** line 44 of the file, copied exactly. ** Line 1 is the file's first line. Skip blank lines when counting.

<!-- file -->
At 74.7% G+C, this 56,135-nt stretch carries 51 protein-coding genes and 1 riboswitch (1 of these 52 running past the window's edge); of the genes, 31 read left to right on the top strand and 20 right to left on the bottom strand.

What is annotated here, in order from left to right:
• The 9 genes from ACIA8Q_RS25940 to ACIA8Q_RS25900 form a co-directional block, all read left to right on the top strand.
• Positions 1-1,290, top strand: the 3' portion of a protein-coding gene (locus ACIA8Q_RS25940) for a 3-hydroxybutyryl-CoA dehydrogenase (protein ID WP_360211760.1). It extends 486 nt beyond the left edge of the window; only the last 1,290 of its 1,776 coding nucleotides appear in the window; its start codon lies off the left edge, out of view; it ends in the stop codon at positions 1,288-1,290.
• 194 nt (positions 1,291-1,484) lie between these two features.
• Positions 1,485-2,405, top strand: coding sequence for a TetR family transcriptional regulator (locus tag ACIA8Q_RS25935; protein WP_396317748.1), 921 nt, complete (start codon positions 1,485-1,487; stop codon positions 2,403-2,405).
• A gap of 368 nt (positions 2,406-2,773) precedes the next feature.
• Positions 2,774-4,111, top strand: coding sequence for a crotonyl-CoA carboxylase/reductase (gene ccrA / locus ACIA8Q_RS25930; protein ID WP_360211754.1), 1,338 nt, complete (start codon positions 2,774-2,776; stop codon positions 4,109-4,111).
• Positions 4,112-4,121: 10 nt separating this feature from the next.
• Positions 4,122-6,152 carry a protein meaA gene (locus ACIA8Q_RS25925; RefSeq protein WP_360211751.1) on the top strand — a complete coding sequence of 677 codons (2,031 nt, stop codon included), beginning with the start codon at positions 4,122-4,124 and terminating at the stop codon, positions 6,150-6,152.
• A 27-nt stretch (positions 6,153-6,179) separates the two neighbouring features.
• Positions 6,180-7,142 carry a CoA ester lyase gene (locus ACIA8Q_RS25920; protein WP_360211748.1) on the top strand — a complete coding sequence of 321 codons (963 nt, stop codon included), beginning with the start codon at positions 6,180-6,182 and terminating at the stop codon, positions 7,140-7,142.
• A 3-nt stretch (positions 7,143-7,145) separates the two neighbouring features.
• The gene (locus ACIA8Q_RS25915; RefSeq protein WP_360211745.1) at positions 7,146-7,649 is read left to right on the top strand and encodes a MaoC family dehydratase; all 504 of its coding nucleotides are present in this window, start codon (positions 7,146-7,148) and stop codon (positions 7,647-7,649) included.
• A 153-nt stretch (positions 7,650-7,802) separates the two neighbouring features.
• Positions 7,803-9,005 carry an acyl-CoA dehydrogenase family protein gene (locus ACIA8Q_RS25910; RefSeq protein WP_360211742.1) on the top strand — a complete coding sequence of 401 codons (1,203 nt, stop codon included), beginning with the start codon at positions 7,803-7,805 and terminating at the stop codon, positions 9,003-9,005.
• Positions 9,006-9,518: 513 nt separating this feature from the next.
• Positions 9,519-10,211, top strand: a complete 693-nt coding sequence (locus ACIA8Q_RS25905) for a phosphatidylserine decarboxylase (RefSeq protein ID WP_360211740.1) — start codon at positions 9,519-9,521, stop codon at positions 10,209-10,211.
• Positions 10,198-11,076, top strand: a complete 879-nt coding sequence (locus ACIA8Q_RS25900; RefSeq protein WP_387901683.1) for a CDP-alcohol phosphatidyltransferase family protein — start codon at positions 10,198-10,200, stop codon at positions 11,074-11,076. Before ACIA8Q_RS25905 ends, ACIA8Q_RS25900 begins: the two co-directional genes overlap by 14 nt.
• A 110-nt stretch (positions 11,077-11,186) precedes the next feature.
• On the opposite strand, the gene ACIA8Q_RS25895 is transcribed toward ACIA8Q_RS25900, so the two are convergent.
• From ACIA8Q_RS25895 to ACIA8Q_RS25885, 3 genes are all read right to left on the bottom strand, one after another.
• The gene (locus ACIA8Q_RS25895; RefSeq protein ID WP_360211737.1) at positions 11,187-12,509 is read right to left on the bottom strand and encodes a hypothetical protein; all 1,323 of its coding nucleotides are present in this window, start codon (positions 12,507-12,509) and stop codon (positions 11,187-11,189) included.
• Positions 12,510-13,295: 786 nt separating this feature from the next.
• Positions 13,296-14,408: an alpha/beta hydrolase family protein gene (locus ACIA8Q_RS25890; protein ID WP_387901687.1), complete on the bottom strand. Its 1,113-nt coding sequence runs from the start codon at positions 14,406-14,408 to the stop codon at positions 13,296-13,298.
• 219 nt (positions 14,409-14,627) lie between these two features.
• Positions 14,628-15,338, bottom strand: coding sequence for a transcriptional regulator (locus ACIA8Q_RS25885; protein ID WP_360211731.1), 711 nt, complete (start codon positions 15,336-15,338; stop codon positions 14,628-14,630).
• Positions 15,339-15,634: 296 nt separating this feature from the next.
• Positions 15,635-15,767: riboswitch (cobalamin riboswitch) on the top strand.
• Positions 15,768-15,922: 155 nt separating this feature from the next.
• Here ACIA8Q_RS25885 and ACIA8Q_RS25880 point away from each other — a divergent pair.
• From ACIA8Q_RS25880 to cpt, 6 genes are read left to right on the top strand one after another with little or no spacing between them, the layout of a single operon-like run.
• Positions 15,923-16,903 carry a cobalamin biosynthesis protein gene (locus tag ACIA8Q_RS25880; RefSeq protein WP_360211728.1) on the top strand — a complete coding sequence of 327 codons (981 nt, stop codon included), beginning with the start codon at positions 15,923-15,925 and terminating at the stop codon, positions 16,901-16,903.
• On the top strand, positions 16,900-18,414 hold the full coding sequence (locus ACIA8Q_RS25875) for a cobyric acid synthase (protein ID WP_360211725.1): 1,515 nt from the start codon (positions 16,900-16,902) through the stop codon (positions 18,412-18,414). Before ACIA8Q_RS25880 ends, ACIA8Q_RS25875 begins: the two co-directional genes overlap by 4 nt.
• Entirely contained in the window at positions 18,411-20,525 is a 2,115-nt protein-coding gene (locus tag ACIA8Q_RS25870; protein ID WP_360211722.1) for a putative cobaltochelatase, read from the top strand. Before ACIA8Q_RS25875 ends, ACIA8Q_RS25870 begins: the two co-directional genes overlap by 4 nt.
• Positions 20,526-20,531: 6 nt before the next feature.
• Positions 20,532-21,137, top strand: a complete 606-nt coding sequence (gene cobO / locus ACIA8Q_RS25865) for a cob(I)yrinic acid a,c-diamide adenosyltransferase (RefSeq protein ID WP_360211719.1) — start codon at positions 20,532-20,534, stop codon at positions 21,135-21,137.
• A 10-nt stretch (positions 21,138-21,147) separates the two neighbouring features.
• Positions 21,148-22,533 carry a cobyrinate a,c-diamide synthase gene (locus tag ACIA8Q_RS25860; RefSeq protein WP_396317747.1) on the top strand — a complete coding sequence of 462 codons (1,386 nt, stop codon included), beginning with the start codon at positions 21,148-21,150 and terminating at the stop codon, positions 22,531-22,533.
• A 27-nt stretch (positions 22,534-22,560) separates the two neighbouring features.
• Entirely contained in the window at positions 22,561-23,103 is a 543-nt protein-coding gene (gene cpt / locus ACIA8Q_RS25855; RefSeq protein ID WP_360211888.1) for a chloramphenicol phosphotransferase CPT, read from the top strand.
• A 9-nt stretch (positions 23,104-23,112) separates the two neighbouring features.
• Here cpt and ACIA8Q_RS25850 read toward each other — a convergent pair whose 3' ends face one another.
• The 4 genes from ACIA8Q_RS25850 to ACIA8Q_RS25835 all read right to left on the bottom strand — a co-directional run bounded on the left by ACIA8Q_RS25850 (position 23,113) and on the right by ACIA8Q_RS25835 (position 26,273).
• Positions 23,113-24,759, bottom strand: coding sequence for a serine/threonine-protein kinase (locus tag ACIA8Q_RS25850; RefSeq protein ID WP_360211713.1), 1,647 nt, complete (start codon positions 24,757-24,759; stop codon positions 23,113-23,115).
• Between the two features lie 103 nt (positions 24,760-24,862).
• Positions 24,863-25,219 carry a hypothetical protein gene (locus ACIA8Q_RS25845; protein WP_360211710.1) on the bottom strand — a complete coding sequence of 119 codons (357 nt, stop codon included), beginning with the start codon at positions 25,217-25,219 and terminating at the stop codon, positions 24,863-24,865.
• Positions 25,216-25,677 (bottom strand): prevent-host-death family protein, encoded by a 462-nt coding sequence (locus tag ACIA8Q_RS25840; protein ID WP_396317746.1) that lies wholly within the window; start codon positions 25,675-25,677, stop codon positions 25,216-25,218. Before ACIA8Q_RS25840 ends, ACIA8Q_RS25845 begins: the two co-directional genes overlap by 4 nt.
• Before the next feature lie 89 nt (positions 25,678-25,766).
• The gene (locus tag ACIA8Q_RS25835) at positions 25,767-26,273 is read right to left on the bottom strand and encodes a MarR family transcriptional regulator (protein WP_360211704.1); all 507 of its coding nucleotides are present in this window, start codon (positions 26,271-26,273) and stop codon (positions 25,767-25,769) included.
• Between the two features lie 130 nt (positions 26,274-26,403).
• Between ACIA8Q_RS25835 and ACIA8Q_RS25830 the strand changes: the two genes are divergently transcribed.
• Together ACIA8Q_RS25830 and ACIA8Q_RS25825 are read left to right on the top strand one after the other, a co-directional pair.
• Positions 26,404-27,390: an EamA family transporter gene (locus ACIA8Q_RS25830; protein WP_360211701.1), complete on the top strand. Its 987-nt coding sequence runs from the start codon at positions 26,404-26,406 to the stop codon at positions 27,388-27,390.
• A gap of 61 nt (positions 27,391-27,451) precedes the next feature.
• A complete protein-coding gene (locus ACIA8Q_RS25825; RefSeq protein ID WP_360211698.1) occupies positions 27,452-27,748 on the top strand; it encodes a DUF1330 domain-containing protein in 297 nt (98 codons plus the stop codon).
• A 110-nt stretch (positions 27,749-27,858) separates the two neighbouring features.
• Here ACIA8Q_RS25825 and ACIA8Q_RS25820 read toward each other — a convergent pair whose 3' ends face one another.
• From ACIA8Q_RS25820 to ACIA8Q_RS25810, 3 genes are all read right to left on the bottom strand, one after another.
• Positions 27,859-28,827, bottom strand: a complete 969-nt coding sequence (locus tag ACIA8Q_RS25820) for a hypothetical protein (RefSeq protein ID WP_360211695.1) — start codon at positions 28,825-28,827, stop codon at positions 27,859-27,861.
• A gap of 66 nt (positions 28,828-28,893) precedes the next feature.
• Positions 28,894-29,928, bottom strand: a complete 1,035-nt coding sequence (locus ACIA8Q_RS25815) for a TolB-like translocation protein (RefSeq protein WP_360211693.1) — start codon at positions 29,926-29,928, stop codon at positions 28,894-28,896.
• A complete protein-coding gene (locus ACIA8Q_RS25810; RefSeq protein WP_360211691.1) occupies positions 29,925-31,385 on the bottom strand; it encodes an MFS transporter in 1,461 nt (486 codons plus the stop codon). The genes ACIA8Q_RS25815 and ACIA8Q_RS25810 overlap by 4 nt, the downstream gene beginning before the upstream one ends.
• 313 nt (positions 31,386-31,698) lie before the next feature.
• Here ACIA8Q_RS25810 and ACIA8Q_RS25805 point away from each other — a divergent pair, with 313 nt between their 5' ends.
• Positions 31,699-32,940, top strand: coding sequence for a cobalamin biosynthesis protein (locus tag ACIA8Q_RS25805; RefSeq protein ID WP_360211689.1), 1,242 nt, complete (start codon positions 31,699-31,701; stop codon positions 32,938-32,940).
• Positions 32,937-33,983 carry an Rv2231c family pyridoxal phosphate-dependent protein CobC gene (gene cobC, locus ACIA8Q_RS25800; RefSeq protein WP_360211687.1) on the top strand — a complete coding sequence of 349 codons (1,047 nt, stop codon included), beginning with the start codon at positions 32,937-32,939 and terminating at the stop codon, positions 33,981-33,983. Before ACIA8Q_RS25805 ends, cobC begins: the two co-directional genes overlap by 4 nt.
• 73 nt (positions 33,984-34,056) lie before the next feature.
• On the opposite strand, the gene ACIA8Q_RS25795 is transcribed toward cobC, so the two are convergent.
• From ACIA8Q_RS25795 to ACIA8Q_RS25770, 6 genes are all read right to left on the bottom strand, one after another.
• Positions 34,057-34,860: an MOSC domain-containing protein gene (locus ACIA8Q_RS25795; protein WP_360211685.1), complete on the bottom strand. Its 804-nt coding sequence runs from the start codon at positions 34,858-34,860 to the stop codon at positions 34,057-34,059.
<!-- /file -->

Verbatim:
• The 4 genes from ACIA8Q_RS25850 to ACIA8Q_RS25835 all read right to left on the bottom strand — a co-directional run bounded on the left by ACIA8Q_RS25850 (position 23,113) and on the right by ACIA8Q_RS25835 (position 26,273).